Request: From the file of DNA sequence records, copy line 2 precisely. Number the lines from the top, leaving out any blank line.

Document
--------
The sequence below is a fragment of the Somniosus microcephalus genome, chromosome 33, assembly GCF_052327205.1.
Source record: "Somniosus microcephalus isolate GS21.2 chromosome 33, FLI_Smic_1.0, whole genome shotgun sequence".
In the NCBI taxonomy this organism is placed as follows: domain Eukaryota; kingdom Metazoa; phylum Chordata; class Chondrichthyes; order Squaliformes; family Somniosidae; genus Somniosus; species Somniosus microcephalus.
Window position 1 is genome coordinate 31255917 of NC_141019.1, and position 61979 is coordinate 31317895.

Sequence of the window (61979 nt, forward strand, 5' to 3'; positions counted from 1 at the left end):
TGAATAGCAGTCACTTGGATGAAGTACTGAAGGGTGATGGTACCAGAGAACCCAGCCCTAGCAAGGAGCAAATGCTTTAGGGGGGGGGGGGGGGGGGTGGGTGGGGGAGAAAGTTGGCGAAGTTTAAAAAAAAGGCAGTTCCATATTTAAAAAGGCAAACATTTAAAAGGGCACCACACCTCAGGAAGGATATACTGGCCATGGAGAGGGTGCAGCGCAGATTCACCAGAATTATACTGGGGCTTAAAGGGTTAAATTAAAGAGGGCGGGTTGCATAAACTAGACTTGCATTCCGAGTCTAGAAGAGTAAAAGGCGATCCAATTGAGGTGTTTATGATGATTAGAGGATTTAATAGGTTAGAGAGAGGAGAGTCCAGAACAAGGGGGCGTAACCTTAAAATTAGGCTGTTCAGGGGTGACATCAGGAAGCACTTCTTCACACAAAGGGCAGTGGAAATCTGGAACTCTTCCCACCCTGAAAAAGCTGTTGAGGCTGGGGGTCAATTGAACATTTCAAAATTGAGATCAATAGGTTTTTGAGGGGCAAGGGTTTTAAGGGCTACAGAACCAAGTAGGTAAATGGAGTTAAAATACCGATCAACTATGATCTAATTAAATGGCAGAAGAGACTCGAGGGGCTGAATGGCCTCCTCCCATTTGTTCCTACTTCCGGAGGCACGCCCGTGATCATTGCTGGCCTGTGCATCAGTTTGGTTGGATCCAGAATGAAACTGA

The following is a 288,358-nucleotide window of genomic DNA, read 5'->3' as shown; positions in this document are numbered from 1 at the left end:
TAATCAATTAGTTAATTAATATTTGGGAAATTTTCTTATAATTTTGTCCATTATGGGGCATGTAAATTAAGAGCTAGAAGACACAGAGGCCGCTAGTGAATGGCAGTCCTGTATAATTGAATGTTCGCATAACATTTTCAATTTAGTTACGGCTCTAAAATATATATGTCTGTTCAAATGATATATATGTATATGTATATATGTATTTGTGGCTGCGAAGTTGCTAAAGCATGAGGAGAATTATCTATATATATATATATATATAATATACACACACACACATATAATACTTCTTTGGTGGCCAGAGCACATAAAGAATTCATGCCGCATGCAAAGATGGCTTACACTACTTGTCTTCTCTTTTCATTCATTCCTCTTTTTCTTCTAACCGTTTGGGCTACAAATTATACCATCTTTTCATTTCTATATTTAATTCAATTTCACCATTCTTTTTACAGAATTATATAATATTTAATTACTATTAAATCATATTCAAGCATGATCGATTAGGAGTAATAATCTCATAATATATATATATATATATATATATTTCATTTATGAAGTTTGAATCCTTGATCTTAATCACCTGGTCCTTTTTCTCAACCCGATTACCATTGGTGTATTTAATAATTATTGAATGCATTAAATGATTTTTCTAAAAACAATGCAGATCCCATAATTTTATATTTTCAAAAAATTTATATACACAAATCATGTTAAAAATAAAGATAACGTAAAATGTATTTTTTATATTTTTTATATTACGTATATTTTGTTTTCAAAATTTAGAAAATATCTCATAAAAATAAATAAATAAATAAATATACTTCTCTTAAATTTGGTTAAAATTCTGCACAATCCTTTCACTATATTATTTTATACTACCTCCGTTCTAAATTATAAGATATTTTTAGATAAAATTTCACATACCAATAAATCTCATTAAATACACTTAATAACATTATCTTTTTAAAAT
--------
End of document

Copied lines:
Source record: "Somniosus microcephalus isolate GS21.2 chromosome 33, FLI_Smic_1.0, whole genome shotgun sequence".